>’…and as many more in the adjacent Isles…’

>

The stimulus for this piece came from the ‘Parliamentary Abstracts; Containing The Substance Of All Important Papers Laid Before The Two Houses Of Parliament During The Session of 1825′.
In a table introduced by the sentence; ‘The following list shews the places at which churches have been directed to be built; most of them absolutely, a few provisionally:’ , I noticed that in the Parish of Harris on ‘Berneray Isle’ a church was to be built for the population of 500:
And as many more in the adjacent Isles of Pabbay and Killigray.’
Reading that, in 1825, the population of these three islands in the Sound of Harris was estimated to be 1000 souls I wanted to investigate further. Although a decennial census had been introduced in 1801, the first four of these only provide a figure for the population of the whole Parish.
For Harris, these figures were:
1801 2996
1811 3569
1821 3909
1831 3900
Our year, 1825, lies neatly between two censuses in which the population, despite all the displacements that were occurring, remained remarkably stable at circa 3900 people.
Thus the 1000 estimated to be living on our three islands were about one-quarter of the parish’s people reminding us that ‘Prior to the nineteenth century, the majority of the population of Harris lived on the machair of the west coast and on Pabaigh and its neighbouring islands (Berneray/Beàrnaraigh, Ensay/Easaigh and Killegray/Ceileagraigh)’ http://www.paparproject.org.uk/hebrides2.html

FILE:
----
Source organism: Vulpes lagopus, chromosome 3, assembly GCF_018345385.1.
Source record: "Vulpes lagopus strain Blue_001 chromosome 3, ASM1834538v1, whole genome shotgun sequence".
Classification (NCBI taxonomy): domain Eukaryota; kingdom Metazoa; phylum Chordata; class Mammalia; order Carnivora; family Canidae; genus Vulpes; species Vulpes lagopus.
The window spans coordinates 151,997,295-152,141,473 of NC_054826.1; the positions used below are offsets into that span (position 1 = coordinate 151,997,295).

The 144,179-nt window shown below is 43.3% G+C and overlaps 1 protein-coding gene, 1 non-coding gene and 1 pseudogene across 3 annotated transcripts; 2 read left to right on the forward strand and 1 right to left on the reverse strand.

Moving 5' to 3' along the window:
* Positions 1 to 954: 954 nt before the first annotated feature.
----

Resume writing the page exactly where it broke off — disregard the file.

As an aside, we have this communication from the 18th of July 1832 which I think is illuminating.
The later censuses do provide figures for each island in the Parish of Harris and those for the years 1841-1871 are given below. I have shown the number of males and females and computed the average ‘people per hearth’ for each island with the trio of isles that are our focus shown in bold:
1841 – 7th June
Anabich 18 males and 23 females in 7 houses (41/7 = 5.9 people per hearth)
Bernera 335 males and 378 females in 130 houses (713/130 = 5.5pph)
Ensay 7 males and 9 females in 2 houses (16/2 = 8pph)
Hermitray 5 males and 3 females in 1 house (8/1 = 8pph)
Killigray 3 males and 2 females in 2 houses (5/2 = 2.5pph)
Pabbay 179 males and 159 females in 61 houses (338/61 = 5.5pph)
Scalpay 14 males and 17 females in 4 houses (31/4 = 7.8pph)
Scarp 60 males and 69 females in 23 houses (129/23 = 5.6pph)
Tarrinsay 38 males and 50 females in 16 houses (88/16 = 5.5pph)
There were 1056 living on our three islands which was almost 23% of the total of 4646 people in the Parish of Harris.
Five years later the first of the Potato Famines occurred and the response of the Factor can be seen in his letter of the 21st August 1846 to the Countess of Dunmore.